Originally appeared in the CAS Weekly Newsletter.
Written by Attorney Thomas B. Mooney.
Dear Legal Mailbag:
Last year, I received a disturbing letter. It was anonymous and unsigned. But in typewriting, it read:
CAUTION! Tom Teacher is doing drugs. I think that you should watch him very carefully. I am glad that my children do not have him as a teacher. Tom is a danger to himself and others. Take care and beware!
As you can imagine, I didn’t quite know what to do about this anonymous letter, so I just put it in Tom’s file and moved on. To be sure, I did keep an eye out, but Tom seemed perfectly normal, so I didn’t see the need to involve the police or otherwise investigate the allegations.
Last week, Tom came in to review his personnel file and he was fit to be tied when he saw the anonymous letter. He demanded that I immediately remove the letter from his file and that I apologize for my “egregious misjudgment” in the first place. I don’t mind apologizing when I mess up, but I don’t think that an apology is warranted here, do you? Moreover, the letter specifically referred to Tom by name, and I can’t think of a better place to file it than in Tom’s personnel file. Besides, it is not Tom’s file; it is my file on Tom. Am I missing something?
I leave to you whether you wish to apologize. But your handling of the anonymous letter did not show good judgment. Inclusion of documents in a teacher’s personnel file reflects a determination that the documents are relevant to that teacher’s employment. The anonymous letter here, however, is not relevant to the teacher’s employment because you have not investigated the allegations made by the anonymous writer, and you have made no finding of misconduct on Tom’s part. Accordingly, it was unfair to include the letter in, as you say, your file on Tom.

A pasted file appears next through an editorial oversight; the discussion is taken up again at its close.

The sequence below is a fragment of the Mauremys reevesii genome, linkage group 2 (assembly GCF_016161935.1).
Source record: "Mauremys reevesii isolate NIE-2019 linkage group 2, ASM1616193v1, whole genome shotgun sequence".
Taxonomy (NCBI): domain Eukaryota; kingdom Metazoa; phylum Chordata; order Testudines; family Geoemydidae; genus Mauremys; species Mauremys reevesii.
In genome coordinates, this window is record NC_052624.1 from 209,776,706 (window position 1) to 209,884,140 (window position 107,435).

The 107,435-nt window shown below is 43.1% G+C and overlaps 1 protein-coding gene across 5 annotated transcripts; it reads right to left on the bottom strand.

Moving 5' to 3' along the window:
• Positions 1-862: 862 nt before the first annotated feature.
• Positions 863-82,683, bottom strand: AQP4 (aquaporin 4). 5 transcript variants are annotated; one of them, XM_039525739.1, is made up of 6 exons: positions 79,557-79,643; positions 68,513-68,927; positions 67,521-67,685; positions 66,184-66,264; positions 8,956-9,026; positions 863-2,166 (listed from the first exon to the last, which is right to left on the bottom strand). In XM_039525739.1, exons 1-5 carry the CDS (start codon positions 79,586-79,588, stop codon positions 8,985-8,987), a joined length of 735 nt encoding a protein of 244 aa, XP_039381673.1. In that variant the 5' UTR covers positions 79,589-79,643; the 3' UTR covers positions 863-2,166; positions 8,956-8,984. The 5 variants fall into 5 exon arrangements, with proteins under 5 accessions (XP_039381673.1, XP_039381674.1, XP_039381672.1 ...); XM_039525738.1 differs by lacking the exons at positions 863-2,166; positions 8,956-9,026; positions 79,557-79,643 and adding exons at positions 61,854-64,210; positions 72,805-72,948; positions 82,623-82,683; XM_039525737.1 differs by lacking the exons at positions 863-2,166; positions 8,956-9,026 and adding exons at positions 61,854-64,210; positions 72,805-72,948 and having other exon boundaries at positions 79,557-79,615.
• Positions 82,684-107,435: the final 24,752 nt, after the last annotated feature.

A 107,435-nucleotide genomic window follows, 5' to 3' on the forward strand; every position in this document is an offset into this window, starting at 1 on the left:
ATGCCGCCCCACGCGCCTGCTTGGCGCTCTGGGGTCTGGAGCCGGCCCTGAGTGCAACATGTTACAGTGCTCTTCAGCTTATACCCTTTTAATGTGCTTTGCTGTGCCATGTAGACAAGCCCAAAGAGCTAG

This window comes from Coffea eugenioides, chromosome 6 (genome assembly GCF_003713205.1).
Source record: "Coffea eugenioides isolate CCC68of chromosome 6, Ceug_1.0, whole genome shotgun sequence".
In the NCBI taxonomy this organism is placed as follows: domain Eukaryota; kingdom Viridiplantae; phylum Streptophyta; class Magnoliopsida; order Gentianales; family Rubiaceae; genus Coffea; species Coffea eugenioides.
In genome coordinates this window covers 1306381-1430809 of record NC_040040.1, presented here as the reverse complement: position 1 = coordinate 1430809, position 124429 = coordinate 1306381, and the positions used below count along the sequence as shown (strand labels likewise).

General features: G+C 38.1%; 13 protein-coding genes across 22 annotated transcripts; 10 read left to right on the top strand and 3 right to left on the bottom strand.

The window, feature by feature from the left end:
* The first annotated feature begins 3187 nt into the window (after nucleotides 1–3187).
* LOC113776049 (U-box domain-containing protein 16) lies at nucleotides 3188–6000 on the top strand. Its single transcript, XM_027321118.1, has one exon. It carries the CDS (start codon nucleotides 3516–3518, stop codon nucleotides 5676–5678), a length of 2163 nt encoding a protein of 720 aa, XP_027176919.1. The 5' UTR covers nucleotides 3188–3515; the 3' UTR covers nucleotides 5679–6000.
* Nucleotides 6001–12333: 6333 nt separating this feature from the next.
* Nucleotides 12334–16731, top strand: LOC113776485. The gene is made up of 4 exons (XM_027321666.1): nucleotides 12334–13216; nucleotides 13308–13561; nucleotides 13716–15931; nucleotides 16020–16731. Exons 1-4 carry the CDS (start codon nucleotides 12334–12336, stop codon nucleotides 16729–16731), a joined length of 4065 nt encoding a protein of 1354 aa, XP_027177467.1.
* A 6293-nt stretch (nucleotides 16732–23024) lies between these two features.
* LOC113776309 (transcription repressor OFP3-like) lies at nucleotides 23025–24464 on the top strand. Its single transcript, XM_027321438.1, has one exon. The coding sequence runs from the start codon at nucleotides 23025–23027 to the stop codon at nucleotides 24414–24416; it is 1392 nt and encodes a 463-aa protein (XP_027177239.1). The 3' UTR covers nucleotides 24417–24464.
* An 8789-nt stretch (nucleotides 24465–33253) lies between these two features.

The handling of anonymous complaints presents challenges to school administrators. On the one hand, an anonymous complaint may simply reflect a cowardly and unfair attempt to retaliate against a teacher. On the other, some anonymous complaints may bring a problem to your attention. Therefore, Legal Mailbag has the following recommendations.
First, determine whether the anonymous complaint gives you enough facts to investigate. Here, the letter provides no facts to support the allegation that Tom is involved with drugs, and there isn’t really anything to investigate. An anonymous allegation, absent some other facts, does not provide reasonable cause to intrude into Tom’s privacy interests, such as requiring drug testing. However, even in such situations, you should keep your eyes open to see whether Tom’s conduct causes you any concerns, and then follow up on those concerns, rather than the anonymous complaint.
Second, if you are able to investigate because the anonymous complaint provides you specific information, do so discreetly. It is important not to propagate baseless allegations by repeating them in an investigation. Be circumspect as you decide whom to question and what you say.
Third, absent very specific allegations that can be easily investigated (e.g., “there is money missing from the student activity fund”), the best approach to an anonymous allegation is simply to keep your eyes open and decide whether any observable behaviors or other facts warrant further investigation.
Fourth, inform the subject (here, Tom Teacher) of the anonymous complaint unless you have decided to investigate and have a strategic reason to hold back on sharing the complaint. If someone had made an anonymous complaint about you, presumably you would want to know about it. Similarly, teachers and other employees are entitled to the same courtesy unless you need to withhold that information pending investigation (such as when an employee on notice could destroy evidence).
Finally, as noted above, an anonymous complaint should never be placed in the personnel file. Unless and until disciplinary action is warranted after investigation and imposed, such material has no place in a personnel file.